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ECT News Community   »   E-Commerce Times Talkback   »   Music execs don't get it

Re: YouTube's E-Commerce Play: Watch It, Click It, Buy It
Posted by: Jeff Meisner 2008-10-08 15:52:05
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Search engine giant Google has taken yet another step in its effort to monetize YouTube, the online video portal it acquired for $1.65 billion about two years ago. Now, YouTube users can click on advertisement links leading them to products offered for sale at online outlets like Apple's iTunes store and Here's how it works: Say you're watching a Feist music video and get the sudden urge to own the song. Beneath the usual rate and share options, you'll find direct links to and iTunes where you can purchase a download.

Music execs don't get it
Posted by: ddevin 2008-10-08 16:16:55 In reply to: Jeff Meisner
The music business executives just dont get it. I've made over half of my music purchases in the past year as CD's purchased via Pandora. If it were not for Pandora, I would not have even heard of many of the artists. And now the music execs are trying to put the online service out of business with business prevention fees... The music industry is getting free marketing of their products, along with fulfillment & distribution via the Pandora's linkage to Amazon. In my business, you have to pay others to market your product... BAM - that was the sound of another music exec shooting himself in the foot with their clueless ideas on leveraging fees that prevent business. Will the same thing happen to YouTube?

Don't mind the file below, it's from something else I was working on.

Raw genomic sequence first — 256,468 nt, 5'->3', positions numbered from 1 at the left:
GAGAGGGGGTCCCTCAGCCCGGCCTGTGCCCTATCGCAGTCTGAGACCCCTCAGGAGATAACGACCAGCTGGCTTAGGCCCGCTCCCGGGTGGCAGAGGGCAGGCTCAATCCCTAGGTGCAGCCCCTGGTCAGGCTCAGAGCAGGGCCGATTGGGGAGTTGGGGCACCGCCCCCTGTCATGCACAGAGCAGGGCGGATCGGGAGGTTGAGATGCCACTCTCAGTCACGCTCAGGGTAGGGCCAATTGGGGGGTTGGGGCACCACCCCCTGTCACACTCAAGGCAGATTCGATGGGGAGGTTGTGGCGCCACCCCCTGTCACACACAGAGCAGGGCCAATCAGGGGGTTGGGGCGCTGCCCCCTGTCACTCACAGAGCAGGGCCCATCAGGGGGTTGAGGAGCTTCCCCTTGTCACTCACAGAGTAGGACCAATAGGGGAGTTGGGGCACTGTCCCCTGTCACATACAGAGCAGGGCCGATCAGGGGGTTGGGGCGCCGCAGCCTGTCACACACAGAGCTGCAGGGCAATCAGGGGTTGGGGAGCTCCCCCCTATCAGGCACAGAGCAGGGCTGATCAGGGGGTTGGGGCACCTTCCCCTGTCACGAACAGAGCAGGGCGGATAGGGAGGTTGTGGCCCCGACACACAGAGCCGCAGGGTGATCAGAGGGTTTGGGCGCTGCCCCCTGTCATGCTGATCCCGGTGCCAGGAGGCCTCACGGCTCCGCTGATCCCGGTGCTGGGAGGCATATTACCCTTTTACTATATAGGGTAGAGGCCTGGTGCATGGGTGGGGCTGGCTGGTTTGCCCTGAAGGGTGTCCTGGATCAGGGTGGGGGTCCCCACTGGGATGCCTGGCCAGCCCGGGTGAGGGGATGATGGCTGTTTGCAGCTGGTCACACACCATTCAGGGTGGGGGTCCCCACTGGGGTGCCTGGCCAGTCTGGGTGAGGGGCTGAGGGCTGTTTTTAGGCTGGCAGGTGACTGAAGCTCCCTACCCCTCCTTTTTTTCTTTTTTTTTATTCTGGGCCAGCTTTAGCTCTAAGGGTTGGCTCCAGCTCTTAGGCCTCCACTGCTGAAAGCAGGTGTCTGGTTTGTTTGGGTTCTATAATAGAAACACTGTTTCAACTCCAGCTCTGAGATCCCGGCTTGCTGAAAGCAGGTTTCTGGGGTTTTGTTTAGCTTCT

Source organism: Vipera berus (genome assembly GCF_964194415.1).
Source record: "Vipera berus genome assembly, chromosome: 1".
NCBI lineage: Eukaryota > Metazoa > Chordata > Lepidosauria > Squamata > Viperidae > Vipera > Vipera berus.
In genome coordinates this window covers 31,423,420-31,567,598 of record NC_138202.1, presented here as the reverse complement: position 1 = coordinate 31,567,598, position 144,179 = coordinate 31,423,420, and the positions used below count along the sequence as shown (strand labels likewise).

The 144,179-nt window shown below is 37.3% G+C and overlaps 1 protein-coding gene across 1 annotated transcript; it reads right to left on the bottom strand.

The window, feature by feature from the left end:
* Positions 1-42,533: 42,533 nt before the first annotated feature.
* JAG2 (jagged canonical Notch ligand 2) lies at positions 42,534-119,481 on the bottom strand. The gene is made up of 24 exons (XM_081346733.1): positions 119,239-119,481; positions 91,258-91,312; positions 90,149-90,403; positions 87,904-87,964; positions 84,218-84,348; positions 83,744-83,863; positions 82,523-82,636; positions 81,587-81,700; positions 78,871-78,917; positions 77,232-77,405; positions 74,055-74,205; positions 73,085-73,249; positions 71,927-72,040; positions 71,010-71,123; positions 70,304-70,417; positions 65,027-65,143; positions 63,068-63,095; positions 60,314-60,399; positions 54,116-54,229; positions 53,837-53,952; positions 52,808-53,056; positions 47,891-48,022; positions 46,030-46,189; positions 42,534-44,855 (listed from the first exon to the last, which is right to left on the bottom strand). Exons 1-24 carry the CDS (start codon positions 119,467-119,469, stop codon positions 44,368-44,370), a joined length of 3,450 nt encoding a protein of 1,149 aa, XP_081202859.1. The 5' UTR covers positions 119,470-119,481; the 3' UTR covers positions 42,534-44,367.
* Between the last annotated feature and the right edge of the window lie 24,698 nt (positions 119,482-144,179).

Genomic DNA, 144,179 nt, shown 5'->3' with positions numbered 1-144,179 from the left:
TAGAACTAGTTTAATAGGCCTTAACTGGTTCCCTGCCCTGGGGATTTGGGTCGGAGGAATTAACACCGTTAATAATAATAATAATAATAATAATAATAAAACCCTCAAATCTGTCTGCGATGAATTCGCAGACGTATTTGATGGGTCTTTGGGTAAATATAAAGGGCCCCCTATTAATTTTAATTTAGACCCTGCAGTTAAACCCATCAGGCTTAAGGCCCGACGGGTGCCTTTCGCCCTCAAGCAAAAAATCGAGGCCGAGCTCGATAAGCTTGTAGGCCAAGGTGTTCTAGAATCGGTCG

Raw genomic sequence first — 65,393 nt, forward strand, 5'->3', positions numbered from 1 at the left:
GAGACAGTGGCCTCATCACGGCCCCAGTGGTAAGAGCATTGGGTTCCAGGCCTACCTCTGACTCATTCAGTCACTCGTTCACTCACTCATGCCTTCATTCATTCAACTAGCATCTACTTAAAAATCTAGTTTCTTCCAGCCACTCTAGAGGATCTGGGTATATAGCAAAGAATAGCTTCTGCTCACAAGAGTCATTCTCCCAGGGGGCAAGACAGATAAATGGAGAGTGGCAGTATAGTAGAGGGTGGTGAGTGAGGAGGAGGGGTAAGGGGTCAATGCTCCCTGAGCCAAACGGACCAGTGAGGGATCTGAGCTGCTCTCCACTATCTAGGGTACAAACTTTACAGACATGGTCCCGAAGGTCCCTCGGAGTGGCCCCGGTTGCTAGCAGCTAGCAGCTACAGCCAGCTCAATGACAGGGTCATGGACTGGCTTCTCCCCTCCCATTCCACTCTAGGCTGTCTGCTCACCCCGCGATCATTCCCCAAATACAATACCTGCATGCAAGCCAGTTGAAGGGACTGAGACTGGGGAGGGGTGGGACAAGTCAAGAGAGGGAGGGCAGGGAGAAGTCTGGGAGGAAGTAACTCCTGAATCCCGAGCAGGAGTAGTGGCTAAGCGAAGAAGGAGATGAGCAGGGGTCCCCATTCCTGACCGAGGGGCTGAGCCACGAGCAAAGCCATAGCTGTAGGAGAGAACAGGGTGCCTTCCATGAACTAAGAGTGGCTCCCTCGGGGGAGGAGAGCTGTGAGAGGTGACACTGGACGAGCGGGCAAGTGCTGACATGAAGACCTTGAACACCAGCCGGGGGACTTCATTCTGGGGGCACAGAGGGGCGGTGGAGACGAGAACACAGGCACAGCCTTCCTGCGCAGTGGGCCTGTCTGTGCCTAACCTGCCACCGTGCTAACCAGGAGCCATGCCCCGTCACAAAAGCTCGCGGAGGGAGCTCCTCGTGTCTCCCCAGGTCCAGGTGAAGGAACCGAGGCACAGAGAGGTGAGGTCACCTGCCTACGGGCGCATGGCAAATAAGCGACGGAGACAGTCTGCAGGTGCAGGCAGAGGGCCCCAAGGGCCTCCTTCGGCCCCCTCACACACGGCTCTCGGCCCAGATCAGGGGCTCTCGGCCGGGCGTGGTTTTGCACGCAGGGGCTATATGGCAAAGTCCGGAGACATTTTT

YouTube Story
Posted by: sbroomfield 2008-10-08 16:08:59 In reply to: Jeff Meisner
Well, an OK shot for the first time out. A little too intrusive and not very relevant, but a start none the less.

There are about six or so smaller companies, like our's (, doing things that are much further along, but such is the case with technology and innovation.

At least Google is trying to think about how to make money for the YouTube poster and themselves.
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What was your initial reaction to news of the Colonial Pipeline cyberattack?
It demonstrates that all critical infrastructure sectors are at high risk of disruption by cybercriminals.
Everyone will be paying for this attack in the form of higher energy costs.
Governments need to work more closely with private industries to protect networks for the sake of public safety.
It's a global problem. An international alliance must be formed to hold the perpetrators accountable and prevent future attacks.